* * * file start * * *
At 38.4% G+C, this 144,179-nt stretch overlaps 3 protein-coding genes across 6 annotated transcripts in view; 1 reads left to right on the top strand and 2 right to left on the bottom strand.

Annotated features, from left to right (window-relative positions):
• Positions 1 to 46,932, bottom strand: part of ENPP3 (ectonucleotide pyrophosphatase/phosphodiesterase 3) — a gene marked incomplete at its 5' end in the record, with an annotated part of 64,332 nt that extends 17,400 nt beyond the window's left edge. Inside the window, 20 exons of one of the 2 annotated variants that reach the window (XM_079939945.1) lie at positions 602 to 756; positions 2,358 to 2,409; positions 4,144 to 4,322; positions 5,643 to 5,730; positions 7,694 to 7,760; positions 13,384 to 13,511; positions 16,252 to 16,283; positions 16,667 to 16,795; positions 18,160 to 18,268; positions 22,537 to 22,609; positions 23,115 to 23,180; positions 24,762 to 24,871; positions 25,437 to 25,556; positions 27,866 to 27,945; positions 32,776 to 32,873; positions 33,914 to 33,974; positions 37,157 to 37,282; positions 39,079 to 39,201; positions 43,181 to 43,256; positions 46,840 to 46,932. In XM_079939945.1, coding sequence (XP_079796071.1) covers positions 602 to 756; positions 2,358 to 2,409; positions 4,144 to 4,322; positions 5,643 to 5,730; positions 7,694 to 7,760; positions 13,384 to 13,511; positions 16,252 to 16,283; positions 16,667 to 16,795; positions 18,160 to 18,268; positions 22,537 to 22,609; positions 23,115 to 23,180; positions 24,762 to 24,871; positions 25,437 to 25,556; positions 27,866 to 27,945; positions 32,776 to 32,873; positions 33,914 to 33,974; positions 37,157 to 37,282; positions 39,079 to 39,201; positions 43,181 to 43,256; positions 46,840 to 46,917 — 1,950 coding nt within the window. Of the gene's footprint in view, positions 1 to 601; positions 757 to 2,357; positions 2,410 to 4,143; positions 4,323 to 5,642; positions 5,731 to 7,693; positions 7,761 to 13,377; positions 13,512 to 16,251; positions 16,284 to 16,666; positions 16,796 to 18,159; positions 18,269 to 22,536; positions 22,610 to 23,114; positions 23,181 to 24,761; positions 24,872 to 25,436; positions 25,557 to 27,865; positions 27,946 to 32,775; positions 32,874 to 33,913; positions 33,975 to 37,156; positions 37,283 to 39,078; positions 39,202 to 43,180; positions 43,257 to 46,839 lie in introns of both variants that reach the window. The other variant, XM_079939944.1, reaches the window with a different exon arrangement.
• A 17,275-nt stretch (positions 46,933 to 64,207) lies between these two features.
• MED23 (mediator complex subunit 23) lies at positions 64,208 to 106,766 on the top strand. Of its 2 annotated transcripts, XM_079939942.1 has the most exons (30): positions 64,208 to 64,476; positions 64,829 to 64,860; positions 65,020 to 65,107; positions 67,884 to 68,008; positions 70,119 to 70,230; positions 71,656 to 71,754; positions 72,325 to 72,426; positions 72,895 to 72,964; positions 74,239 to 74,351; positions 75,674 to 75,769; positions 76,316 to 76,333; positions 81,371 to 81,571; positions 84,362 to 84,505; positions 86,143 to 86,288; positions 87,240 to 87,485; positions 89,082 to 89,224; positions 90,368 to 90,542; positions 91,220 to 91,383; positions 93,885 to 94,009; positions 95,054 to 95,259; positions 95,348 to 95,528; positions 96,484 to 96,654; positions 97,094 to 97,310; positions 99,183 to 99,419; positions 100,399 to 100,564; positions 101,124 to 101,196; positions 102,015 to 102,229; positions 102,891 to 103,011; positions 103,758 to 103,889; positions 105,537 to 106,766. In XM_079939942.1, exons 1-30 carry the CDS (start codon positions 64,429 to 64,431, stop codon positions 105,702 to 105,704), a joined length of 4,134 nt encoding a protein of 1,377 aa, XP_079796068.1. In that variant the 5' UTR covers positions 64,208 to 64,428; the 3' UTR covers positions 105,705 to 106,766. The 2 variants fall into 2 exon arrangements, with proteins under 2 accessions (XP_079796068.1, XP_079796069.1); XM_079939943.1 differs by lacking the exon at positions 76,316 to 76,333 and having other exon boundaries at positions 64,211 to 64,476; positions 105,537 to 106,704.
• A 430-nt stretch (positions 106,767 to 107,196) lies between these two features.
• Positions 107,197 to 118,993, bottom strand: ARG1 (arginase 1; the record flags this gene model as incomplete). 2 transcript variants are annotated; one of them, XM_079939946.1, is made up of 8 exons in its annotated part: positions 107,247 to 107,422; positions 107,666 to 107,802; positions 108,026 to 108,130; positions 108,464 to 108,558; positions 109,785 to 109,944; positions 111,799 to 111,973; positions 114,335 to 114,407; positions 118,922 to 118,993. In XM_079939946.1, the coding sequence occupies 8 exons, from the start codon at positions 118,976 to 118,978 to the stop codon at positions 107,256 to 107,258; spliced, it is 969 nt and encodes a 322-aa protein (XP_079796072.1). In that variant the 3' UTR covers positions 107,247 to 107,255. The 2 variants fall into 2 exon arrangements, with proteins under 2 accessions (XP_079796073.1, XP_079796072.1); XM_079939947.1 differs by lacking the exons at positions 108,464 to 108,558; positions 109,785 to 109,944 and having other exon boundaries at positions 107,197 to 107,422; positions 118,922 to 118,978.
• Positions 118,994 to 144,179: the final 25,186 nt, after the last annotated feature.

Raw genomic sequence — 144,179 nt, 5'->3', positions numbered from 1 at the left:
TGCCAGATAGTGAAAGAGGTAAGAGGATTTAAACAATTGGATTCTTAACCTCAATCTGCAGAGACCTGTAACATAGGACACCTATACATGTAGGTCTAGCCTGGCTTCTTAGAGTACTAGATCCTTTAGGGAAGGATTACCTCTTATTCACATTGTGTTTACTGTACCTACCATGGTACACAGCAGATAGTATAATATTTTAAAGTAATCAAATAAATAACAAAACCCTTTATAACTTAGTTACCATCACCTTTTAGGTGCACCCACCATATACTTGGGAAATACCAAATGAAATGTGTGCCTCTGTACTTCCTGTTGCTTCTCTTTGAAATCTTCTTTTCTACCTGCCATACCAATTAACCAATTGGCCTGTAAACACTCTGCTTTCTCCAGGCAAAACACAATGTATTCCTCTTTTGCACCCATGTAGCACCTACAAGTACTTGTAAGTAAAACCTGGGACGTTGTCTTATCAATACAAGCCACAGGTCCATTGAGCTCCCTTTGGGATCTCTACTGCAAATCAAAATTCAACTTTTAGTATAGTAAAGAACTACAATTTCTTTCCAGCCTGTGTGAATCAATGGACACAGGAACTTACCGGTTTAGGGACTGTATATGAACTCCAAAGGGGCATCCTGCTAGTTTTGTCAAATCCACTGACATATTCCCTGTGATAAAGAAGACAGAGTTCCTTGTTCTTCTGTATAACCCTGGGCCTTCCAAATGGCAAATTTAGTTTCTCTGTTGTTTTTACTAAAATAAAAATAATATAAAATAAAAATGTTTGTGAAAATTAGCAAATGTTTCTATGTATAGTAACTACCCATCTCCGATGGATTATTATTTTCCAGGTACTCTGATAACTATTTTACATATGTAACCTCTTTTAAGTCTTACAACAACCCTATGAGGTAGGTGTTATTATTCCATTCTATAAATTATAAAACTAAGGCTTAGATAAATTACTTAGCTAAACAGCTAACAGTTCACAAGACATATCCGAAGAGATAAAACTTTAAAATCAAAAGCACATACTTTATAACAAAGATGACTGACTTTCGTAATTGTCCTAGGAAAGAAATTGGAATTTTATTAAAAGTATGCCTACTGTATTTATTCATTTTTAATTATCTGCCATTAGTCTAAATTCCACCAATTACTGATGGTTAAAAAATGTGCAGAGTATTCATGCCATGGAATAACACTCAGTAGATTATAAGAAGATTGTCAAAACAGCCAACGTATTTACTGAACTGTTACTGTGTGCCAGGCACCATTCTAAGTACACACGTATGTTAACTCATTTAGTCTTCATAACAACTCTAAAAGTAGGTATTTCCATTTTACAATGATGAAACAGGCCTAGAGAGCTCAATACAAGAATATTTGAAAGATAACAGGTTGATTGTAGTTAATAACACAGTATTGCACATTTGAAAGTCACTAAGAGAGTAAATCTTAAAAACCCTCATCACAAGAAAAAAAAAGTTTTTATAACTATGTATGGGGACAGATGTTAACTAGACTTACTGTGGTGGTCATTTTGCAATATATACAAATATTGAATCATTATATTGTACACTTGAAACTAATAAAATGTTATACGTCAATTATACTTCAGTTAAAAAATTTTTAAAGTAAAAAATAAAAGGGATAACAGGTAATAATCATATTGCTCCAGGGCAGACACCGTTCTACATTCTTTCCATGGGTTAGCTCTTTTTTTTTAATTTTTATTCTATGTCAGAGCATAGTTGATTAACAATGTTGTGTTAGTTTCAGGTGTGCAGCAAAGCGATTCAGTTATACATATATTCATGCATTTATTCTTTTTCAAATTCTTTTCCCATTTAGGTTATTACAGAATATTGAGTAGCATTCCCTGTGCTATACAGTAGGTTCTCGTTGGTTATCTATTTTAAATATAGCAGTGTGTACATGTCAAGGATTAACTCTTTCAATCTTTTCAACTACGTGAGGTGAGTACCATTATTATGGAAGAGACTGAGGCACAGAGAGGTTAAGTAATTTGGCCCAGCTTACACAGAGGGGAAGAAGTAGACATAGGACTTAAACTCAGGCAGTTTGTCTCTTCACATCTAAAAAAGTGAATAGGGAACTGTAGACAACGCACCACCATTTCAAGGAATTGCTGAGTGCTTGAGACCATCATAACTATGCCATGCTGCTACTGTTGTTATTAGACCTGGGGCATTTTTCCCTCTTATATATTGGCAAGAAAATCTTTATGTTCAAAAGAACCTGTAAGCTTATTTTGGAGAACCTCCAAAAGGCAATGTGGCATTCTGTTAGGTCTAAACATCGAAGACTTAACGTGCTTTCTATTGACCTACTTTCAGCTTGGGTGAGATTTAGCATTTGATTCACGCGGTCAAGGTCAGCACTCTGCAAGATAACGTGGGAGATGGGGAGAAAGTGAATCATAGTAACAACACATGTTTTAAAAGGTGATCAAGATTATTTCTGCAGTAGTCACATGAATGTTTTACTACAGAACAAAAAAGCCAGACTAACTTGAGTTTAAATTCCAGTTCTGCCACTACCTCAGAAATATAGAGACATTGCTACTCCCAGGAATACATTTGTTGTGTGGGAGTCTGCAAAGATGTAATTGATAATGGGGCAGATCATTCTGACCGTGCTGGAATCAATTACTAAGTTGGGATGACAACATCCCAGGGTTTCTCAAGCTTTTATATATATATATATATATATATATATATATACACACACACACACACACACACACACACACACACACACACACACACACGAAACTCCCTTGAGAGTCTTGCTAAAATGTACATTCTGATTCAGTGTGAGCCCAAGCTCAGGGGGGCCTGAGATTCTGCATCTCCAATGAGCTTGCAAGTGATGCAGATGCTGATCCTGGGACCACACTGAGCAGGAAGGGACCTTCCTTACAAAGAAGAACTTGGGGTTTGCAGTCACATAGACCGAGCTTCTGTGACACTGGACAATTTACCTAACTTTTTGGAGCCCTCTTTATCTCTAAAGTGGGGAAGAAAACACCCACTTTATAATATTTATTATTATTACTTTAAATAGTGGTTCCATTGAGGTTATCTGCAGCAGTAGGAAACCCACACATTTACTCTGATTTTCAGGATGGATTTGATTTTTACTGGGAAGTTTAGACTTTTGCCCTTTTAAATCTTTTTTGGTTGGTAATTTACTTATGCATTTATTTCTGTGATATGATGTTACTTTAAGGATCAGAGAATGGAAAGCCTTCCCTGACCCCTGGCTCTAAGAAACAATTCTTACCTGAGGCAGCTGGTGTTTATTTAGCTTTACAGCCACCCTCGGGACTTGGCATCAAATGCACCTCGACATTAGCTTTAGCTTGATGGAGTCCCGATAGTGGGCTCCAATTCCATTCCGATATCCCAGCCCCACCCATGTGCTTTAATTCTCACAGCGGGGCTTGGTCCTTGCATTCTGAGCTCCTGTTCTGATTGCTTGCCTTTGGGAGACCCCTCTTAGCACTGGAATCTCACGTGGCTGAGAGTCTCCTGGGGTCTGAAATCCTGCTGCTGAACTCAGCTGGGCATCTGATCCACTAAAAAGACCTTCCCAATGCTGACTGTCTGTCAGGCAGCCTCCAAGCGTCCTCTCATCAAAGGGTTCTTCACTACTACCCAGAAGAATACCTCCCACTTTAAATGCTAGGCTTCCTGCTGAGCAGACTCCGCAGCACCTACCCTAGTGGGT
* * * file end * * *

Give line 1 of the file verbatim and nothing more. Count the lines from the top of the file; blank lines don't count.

At 38.4% G+C, this 144,179-nt stretch overlaps 3 protein-coding genes across 6 annotated transcripts in view; 1 reads left to right on the top strand and 2 right to left on the bottom strand.